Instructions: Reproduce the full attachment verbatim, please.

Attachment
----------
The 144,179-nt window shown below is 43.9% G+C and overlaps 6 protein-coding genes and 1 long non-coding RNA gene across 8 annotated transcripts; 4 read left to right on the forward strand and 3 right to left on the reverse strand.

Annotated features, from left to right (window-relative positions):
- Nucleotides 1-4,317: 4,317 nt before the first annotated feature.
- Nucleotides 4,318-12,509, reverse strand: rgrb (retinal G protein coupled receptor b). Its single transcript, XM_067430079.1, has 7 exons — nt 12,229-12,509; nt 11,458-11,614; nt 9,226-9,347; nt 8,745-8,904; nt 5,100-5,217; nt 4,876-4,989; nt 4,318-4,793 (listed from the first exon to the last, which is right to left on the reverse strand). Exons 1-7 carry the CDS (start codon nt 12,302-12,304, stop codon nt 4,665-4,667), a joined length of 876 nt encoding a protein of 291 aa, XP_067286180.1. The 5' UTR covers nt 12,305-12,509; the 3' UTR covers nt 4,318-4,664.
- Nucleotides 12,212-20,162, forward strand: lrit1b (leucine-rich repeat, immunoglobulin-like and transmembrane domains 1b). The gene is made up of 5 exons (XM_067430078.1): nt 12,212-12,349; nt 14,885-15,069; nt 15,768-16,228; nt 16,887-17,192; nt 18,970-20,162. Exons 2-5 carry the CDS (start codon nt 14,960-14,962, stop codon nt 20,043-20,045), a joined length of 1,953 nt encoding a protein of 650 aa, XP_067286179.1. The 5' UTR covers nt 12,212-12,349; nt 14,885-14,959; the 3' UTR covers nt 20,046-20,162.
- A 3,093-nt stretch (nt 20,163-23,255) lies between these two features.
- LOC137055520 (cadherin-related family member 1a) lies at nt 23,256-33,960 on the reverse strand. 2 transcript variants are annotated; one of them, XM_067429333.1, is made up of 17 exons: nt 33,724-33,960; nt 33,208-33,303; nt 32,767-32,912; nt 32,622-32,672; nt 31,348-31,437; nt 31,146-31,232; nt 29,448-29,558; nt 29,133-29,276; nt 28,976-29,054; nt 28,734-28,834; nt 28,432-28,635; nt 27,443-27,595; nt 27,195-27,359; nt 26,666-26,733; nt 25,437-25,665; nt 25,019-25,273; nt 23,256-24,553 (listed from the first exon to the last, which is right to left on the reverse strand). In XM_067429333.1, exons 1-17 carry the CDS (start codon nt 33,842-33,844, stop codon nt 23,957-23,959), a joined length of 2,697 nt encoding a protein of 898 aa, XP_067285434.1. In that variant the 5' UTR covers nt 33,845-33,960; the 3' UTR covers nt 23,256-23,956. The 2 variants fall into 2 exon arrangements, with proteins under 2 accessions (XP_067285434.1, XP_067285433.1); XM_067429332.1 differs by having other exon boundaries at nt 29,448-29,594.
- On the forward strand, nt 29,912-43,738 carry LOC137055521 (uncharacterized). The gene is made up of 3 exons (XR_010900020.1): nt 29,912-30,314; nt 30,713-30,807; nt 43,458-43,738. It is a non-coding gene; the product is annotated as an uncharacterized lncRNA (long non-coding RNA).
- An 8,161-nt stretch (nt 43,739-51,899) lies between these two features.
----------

The 144,179-nt window shown below is 43.9% G+C and overlaps 6 protein-coding genes and 1 long non-coding RNA gene across 8 annotated transcripts; 4 read left to right on the forward strand and 3 right to left on the reverse strand.

Annotated features, from left to right (window-relative positions):
- Nucleotides 1-4,317: 4,317 nt before the first annotated feature.
- Nucleotides 4,318-12,509, reverse strand: rgrb (retinal G protein coupled receptor b). Its single transcript, XM_067430079.1, has 7 exons — nt 12,229-12,509; nt 11,458-11,614; nt 9,226-9,347; nt 8,745-8,904; nt 5,100-5,217; nt 4,876-4,989; nt 4,318-4,793 (listed from the first exon to the last, which is right to left on the reverse strand). Exons 1-7 carry the CDS (start codon nt 12,302-12,304, stop codon nt 4,665-4,667), a joined length of 876 nt encoding a protein of 291 aa, XP_067286180.1. The 5' UTR covers nt 12,305-12,509; the 3' UTR covers nt 4,318-4,664.
- Nucleotides 12,212-20,162, forward strand: lrit1b (leucine-rich repeat, immunoglobulin-like and transmembrane domains 1b). The gene is made up of 5 exons (XM_067430078.1): nt 12,212-12,349; nt 14,885-15,069; nt 15,768-16,228; nt 16,887-17,192; nt 18,970-20,162. Exons 2-5 carry the CDS (start codon nt 14,960-14,962, stop codon nt 20,043-20,045), a joined length of 1,953 nt encoding a protein of 650 aa, XP_067286179.1. The 5' UTR covers nt 12,212-12,349; nt 14,885-14,959; the 3' UTR covers nt 20,046-20,162.
- A 3,093-nt stretch (nt 20,163-23,255) lies between these two features.
- LOC137055520 (cadherin-related family member 1a) lies at nt 23,256-33,960 on the reverse strand. 2 transcript variants are annotated; one of them, XM_067429333.1, is made up of 17 exons: nt 33,724-33,960; nt 33,208-33,303; nt 32,767-32,912; nt 32,622-32,672; nt 31,348-31,437; nt 31,146-31,232; nt 29,448-29,558; nt 29,133-29,276; nt 28,976-29,054; nt 28,734-28,834; nt 28,432-28,635; nt 27,443-27,595; nt 27,195-27,359; nt 26,666-26,733; nt 25,437-25,665; nt 25,019-25,273; nt 23,256-24,553 (listed from the first exon to the last, which is right to left on the reverse strand). In XM_067429333.1, exons 1-17 carry the CDS (start codon nt 33,842-33,844, stop codon nt 23,957-23,959), a joined length of 2,697 nt encoding a protein of 898 aa, XP_067285434.1. In that variant the 5' UTR covers nt 33,845-33,960; the 3' UTR covers nt 23,256-23,956. The 2 variants fall into 2 exon arrangements, with proteins under 2 accessions (XP_067285434.1, XP_067285433.1); XM_067429332.1 differs by having other exon boundaries at nt 29,448-29,594.
- On the forward strand, nt 29,912-43,738 carry LOC137055521 (uncharacterized). The gene is made up of 3 exons (XR_010900020.1): nt 29,912-30,314; nt 30,713-30,807; nt 43,458-43,738. It is a non-coding gene; the product is annotated as an uncharacterized lncRNA (long non-coding RNA).
- An 8,161-nt stretch (nt 43,739-51,899) lies between these two features.